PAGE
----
Inner Diameter Length K (K$_{eff}$)  
0.44 in tube 10 ft 4.64 (31.5)  
0.88 in tube 10 ft 2.32 (0.98)  
Quantity Value  
Minor Losses 7.4  
K $^{total}_{eff}$ 40  
Average Diameter 0.71 in  
xmax 0.890  
w$_{sonic}$ 0.065 lbs/s  
m 0.323  
x 0.748  
P$_{2}$ 14.7 PSIA  
P$_{1}$ 58.3 PSIA  
P$_{1}$ 43.6 PSIG  

The calculation of the pressure drop includes all the plumbing up to the large relief valve. The calculation assumes that all the mass flow is carried out the relief side of the target gas handling system (no flow out of the fill line reliefs). The friction factor for each diameter was taken from a Moody plot. A typical value was $ f = 0.017$. The effective K values, K$_{eff}$, were adjusted to the average tube inner diameter which was taken to be 0.71 in. The final K$_{eff}$ value was 40. The minor losses are from bends, expansions and contractions in piping.

The final result shows the cells subjected to 58 PSIA during the boil off, which is comparable to the 75 PSIA pressure that the assembled cell blocks were tested at, and is significantly below the tested pressure of the cell components.

The scattering chamber has a volume of about 2,100 $l$ with perhaps an additional 200 $l$ of volume in the bellows and the cryo can. If one target cell were to rupture and the chamber were unrelieved, the chamber pressure would rise to about 2 Atm. It takes approximately 150 seconds to bring 5 $l$ of 22 $^\circ$ K hydrogen to room temperature by conductive heat transfer with the scattering chamber walls. In order that the maximum pressure in the chamber stay near one atmosphere, it is necessary to vent one half of the target mass in approximately one half of the total expansion time. Therefore the relief valve for the scattering chamber should be capable of venting about three grams per second at a low pressure difference (say two PSIG). If one considers the case where all three targets fail at once, the vent must be capable of handling three times that amount. A four $in$ diameter relief valve placed near the top of the scattering chamber should be capable of handling this rate. A rise in the chamber vacuum will stop the beam, FSD, and cause the gate valves on either side of the scattering chamber to close.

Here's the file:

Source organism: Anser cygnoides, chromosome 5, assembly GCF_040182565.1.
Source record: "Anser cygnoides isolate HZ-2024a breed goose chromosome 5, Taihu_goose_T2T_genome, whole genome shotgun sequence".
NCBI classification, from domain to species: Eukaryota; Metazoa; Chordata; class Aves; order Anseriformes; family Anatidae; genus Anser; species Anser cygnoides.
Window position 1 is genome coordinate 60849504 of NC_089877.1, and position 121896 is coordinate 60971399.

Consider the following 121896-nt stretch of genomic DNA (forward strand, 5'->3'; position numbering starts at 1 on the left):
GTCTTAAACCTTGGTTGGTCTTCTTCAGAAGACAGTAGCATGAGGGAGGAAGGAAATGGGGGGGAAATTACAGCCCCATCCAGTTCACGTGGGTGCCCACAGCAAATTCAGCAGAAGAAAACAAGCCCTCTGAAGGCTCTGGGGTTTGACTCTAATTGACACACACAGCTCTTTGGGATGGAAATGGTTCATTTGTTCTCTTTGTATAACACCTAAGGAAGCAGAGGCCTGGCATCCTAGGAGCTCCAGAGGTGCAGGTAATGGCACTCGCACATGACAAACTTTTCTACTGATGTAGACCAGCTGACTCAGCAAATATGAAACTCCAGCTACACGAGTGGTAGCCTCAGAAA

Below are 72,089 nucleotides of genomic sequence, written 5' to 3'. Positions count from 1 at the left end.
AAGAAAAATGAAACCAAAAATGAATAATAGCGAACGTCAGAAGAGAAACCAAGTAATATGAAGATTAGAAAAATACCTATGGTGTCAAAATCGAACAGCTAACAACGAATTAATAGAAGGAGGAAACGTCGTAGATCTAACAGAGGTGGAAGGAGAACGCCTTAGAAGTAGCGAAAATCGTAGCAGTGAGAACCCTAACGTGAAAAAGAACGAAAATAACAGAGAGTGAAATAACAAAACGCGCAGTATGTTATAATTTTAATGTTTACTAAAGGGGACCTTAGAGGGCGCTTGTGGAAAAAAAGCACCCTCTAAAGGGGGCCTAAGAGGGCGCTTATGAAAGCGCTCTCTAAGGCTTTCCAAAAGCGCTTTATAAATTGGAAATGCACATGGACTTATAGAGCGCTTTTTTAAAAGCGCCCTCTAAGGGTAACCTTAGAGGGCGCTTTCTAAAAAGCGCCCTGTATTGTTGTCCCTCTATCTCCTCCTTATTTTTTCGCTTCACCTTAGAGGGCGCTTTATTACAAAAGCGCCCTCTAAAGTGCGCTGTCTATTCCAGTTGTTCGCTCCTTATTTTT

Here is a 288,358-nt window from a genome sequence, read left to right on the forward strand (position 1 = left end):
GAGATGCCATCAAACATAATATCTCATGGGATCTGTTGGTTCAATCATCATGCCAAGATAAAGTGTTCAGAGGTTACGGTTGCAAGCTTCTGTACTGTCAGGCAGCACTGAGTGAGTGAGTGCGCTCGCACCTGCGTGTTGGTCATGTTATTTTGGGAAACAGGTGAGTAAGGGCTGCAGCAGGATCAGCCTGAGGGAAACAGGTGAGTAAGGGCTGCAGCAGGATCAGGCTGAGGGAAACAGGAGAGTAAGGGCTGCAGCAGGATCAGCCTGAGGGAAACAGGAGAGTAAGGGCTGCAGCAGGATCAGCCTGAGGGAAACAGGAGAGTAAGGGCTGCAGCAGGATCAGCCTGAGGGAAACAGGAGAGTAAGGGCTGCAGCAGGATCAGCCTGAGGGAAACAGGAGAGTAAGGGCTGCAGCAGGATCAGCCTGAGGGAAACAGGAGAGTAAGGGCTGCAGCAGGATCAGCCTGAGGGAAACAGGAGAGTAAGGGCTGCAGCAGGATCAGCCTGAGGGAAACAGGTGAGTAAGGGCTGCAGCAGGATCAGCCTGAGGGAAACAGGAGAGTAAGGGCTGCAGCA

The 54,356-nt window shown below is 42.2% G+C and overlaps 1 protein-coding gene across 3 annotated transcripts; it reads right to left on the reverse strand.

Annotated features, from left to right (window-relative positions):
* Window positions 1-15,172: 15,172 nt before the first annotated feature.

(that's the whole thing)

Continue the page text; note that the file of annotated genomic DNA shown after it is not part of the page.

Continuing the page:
In the unlikely event that a line which carries helium coolant were to rupture the four $in$ chamber relief valve is capable of handling the full coolant flow rate.

next up previous contents
Next: Temperature Regulation Up: Pressure Previous: Pressure Relief   Contents
Joe Mitchell 2000-02-29